The benefits of investing in consolidation software in times of change

By Tom Hagenaars, Partner - Digital Transformation,
Verena Glutting, Director - Capital Markets and Accounting Advisory and
Steven Zikeli, Senior Manager - Capital Markets and Accounting Advisory

Business shifts accelerate the need for technology

Companies undergoing transformative business/market changes must constantly be reevaluating their existing systems and processes. This includes their overall Enterprise Resource Planning (“ERP”) and close/consolidation system landscape. 

We are seeing several types of business changes that are triggering companies to implement new technologies that will automate the close and consolidation accounting processes. Financial consolidation systems allow companies to report on consolidated financial statements and internal reports by “sitting on top” of the ERP layer. 

However, technology alone is not enough. Having trusted advisors with expertise in accounting, financial reporting, ESG reporting, tax, and technology is also crucial to drive implementation success. This ensures that the investment in technology leads to realized value creation at the company. 

Our team of capital markets and accounting advisory professionals have helped companies face these business changes head-on through the implementation of consolidation systems:

Global expansion

As companies grow and enter new international markets, there are increased statutory reporting requirements under several bases of accounting. Each country may have separate reporting requirements that are different from the consolidated financials. Consolidation systems can help to address these by allowing for several sets of books and records to be maintained, with “Stat-to-GAAP” adjustments booked in consolidation.

This is becoming increasingly important with the formal adoption of the Minimum Tax Directive by EU member states. A group of over 140 countries agreed to a framework under Pillar Two, which introduces a minimum Effective Tax Rate (ETR) on profits attributable to each jurisdiction in which a company operates. While imposing a minimum tax on companies is not new, Pillar Two will require companies to disaggregate their financial income into individual tax units and legal entities. Balances and transactions that are maintained in separate topside ledgers and not reflected in the local ledgers may need to be pushed down and aggregated with the local ledgers to reflect legal entity level reporting that meets the requirements of the Pillar Two regime.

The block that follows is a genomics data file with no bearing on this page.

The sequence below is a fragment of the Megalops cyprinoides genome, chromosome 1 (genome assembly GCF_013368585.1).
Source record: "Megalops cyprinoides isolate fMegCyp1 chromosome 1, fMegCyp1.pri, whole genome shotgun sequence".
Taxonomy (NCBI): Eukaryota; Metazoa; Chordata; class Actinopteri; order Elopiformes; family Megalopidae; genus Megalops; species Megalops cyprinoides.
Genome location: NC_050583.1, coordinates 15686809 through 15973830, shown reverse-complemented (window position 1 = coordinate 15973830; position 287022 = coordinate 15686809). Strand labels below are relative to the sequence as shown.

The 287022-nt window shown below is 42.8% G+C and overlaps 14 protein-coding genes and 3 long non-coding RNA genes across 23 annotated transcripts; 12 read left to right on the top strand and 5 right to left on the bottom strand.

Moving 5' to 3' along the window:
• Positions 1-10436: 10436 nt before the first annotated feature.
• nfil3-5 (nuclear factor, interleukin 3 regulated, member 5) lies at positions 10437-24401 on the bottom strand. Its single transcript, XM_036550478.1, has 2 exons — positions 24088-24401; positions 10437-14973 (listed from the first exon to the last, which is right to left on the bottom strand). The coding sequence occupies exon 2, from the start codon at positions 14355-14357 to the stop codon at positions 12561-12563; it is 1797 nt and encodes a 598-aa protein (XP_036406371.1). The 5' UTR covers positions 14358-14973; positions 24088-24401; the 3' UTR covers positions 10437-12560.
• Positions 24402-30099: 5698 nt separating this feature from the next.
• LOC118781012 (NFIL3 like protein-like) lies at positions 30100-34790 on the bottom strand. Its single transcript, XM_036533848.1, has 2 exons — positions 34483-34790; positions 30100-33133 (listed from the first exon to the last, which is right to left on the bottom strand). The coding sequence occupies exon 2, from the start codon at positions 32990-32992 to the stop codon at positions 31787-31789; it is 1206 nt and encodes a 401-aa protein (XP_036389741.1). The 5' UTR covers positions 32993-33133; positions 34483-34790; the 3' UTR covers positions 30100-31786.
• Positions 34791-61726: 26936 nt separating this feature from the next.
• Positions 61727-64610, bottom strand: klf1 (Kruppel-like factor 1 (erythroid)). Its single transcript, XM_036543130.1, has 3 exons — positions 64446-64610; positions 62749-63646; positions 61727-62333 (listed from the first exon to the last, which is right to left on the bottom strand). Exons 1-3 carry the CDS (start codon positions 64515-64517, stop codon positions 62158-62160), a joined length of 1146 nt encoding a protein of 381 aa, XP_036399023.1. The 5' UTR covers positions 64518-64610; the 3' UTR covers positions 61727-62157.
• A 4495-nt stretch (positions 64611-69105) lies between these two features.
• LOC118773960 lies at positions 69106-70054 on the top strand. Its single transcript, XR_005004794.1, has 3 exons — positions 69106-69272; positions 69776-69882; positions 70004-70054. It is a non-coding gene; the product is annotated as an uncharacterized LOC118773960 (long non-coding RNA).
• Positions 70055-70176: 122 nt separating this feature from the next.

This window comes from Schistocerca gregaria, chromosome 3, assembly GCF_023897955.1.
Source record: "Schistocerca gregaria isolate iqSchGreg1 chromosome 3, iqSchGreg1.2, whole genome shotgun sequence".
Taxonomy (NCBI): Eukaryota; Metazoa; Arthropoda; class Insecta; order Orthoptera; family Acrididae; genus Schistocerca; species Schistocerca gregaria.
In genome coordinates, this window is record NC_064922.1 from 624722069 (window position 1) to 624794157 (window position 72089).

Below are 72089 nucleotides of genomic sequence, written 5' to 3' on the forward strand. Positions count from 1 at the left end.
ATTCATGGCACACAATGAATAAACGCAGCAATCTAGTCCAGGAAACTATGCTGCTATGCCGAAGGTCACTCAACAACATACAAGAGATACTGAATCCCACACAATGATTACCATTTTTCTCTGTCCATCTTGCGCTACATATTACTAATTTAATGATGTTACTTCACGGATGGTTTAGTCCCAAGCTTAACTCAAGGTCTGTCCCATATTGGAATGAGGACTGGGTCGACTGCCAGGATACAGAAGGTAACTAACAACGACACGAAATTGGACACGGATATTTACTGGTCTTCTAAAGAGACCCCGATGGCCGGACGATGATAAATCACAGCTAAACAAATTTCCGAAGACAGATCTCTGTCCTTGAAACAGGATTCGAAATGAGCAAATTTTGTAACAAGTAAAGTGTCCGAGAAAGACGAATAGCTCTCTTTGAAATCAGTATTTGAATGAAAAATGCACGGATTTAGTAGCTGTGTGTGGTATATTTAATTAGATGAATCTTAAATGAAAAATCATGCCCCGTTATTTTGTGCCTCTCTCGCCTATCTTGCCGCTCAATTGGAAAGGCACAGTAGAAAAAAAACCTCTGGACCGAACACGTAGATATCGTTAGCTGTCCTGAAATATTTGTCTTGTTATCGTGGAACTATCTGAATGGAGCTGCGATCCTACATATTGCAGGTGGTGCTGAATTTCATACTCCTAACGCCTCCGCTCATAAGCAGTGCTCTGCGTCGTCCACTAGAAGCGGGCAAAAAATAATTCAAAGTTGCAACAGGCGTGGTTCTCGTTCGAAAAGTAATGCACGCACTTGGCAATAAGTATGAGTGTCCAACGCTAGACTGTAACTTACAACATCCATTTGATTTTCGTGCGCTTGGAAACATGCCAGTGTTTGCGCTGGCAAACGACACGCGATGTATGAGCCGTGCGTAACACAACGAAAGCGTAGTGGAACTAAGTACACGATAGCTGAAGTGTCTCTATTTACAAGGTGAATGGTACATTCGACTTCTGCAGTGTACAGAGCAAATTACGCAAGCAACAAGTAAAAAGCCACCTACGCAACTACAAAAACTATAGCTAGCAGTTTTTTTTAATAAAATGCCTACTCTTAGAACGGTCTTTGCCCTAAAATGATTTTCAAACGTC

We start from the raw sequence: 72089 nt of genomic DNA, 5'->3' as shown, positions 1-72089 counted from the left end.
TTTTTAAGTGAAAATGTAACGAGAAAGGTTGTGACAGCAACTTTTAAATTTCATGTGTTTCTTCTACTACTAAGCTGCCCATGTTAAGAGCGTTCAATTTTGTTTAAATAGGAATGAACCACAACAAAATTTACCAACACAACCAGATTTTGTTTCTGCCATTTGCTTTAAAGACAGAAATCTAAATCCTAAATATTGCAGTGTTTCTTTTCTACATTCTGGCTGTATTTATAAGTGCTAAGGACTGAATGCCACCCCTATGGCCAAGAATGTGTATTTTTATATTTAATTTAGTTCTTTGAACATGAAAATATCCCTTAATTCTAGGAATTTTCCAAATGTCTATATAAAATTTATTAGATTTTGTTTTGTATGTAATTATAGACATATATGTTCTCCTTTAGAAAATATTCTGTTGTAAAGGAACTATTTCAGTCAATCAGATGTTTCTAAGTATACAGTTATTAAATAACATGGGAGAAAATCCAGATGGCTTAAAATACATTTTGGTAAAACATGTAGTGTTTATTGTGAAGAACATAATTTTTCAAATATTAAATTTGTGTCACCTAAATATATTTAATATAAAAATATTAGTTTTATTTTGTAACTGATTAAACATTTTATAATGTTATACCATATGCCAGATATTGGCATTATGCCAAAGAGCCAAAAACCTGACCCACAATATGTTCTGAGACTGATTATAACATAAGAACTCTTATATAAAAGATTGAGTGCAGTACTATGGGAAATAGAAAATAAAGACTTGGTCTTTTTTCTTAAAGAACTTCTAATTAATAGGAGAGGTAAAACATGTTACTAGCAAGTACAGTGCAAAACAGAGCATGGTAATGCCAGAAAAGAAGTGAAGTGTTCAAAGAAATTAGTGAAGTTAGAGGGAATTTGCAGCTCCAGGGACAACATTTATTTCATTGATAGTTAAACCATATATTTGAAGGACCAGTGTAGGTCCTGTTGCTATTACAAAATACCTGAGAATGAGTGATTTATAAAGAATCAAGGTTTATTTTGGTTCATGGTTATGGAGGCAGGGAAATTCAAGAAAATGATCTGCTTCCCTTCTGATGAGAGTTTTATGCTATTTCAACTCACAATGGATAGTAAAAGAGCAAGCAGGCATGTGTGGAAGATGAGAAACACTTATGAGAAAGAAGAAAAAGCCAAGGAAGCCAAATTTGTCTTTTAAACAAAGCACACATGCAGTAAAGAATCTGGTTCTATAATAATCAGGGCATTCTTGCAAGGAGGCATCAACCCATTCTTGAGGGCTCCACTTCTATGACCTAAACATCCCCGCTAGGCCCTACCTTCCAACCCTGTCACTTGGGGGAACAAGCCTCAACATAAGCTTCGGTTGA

Finally, organizations with global operations must address several other complex accounting issues. For example, consolidation systems standardize and automate intercompany eliminations, which can be extremely complex when manually dealing with multiple ERP systems. With the use of system logic, consolidation systems can streamline this process and produce financial results after intercompany eliminations at multiple levels of a company’s complex legal structure. Currency translations are also seamlessly addressed across jurisdictions before group reporting. 

Inorganic growth

Growth achieved through acquisitions often results in several different ERP instances that must be manually aggregated and harmonized before financial reporting can take place. Consolidation systems represent a cost-effective way to aggregate disparate systems and automate many of the manual processes that must be done today. They utilize mapping tools that give companies flexibility to handle several subsidiaries on different charts of account structures. This leads to the ability to produce consolidated results quickly and efficiently, allowing more time for strategic insight.

Acquisitions also present unique accounting and reporting complexities that must be addressed. Purchase accounting will require companies to record the acquired assets and assumed liabilities at fair value, with goodwill recognized. How, and where, those purchase price adjustments (“PPAs”) are recorded in the books and records varies depending on the needs of the organization and their applicable accounting framework. Typically, PPAs are booked in the acquiree’s ledger in its functional currency. Goodwill is sometimes maintained at the parent level or in the acquiree’s ledger. Top-side adjustments made by the parent sometimes are pushed down to the acquiree ledger, and several intercompany eliminations are often required. If an entity must prepare standalone subsidiary financial statements, the impact of purchase accounting and whether it can be pushed down will depend on whether it is being reported under US GAAP or IFRS. These operational and accounting complexities can prove to be tedious if not planned for upfront or if maintained manually over time. 

Public company readiness

As companies evaluate the potential for a future public offering (through traditional IPO or SPAC merger), they must grapple with the significant uplift in financial reporting requirements needed to operate as a public company. Investor-grade financial reports will need to be created in a short period of time. Manual aggregation of subsidiary ledgers and top-side adjustments can extend the close process and contribute to human error. Consolidation systems can help companies be “public company ready” by automating the creation of financial statements, and allowing companies to use one set of data to drive GAAP, XBRL, management, and segment reporting with automated controls and validation rules along the way.